Familiality and heritability of binge eating disorder: Results of a case-control family study and a twin study

Authors

  • Kristin N. Javaras PhD,

    Corresponding author
    1. Department of Biostatistics, Harvard School of Public Health, Boston, Massachusetts
    2. Biological Psychiatry Laboratory, McLean Hospital, Belmont, Massachusetts
    • Waisman Center, 1500 Highland Avenue, Madison, WI 53705
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  • Nan M. Laird PhD,

    1. Department of Biostatistics, Harvard School of Public Health, Boston, Massachusetts
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  • Ted Reichborn-Kjennerud MD,

    1. Division of Mental Health, Norwegian Institute of Public Health, Oslo, Norway
    2. Institute of Psychiatry, University of Oslo, Norway
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  • Cynthia M. Bulik PhD,

    1. Department of Psychiatry, School of Public Health, University of North Carolina at Chapel Hill, North Carolina
    2. Department of Nutrition, School of Public Health, University of North Carolina at Chapel Hill, North Carolina
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  • Harrison G. Pope Jr MD,

    1. Biological Psychiatry Laboratory, McLean Hospital, Belmont, Massachusetts
    2. Department of Psychiatry, Harvard Medical School, Boston, Massachusetts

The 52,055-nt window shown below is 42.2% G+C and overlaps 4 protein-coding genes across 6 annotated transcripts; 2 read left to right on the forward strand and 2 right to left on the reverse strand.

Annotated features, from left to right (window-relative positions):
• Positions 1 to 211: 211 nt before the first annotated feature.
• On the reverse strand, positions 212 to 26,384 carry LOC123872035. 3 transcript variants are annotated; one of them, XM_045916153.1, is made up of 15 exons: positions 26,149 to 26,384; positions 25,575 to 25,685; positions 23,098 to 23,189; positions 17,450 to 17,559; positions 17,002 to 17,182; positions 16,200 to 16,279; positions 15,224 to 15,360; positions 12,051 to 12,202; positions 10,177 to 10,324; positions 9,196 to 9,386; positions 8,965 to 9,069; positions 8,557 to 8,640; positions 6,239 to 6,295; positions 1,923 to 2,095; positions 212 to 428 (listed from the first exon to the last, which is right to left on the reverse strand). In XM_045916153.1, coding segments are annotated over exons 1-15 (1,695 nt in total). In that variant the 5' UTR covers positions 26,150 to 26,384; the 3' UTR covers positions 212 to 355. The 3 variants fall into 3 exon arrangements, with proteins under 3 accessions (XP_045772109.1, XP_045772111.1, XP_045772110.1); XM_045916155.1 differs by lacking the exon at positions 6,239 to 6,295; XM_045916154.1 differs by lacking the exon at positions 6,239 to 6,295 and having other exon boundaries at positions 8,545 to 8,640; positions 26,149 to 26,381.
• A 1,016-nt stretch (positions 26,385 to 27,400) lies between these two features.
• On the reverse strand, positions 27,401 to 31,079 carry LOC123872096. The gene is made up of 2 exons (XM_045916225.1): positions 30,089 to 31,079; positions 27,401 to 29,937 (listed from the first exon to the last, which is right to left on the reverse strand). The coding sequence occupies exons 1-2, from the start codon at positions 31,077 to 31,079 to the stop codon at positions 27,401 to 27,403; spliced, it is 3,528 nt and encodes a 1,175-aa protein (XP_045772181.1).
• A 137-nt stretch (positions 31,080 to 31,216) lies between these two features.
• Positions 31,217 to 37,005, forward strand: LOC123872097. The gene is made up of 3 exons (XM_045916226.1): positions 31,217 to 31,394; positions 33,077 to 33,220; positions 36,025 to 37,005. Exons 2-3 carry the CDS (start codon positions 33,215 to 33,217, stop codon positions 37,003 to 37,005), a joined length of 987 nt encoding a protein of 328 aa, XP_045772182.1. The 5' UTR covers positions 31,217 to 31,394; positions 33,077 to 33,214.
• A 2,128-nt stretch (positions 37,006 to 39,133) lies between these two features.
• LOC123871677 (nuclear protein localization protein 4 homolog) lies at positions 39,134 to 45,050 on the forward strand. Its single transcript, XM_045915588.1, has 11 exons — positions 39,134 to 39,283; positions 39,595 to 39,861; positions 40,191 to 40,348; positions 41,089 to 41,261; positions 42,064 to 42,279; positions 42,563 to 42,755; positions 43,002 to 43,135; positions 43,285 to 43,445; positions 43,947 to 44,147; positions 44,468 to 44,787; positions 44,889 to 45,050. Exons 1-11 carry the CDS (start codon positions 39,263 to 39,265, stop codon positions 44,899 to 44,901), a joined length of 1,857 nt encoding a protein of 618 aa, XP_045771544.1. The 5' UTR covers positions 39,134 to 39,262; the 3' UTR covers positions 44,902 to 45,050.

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  • James I. Hudson MD, ScD

    1. Biological Psychiatry Laboratory, McLean Hospital, Belmont, Massachusetts
    2. Department of Psychiatry, Harvard Medical School, Boston, Massachusetts
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Abstract

Objective:

To estimate the familiality and heritability of binge eating disorder (BED).

Method:

We used a new ACE structural equation model to estimate heritability from a case-control family study of BED conducted in the Boston area. The sample consisted of 150 overweight/obese probands with lifetime BED by DSM-IV criteria, 150 overweight/obese probands without lifetime BED, and 888 of their first-degree relatives. We compared our findings with those from a study of binge eating (in the absence of compensatory behaviors) among 7,831 Norwegian twins.

Results:

The prevalence of BED differed by sex and by age. In the case-control family study, BED was found to aggregate in families, and heritability was estimated as 57% (CI: 30–77%). Including shared environment did not substantially improve the model's fit, nor did allowing sex-specific heritability. Findings from the twin study were similar.

Conclusion:

BED appears to aggregate in families and have a significant genetic component. © 2007 by Wiley Periodicals, Inc. Int J Eat Disord, 2008

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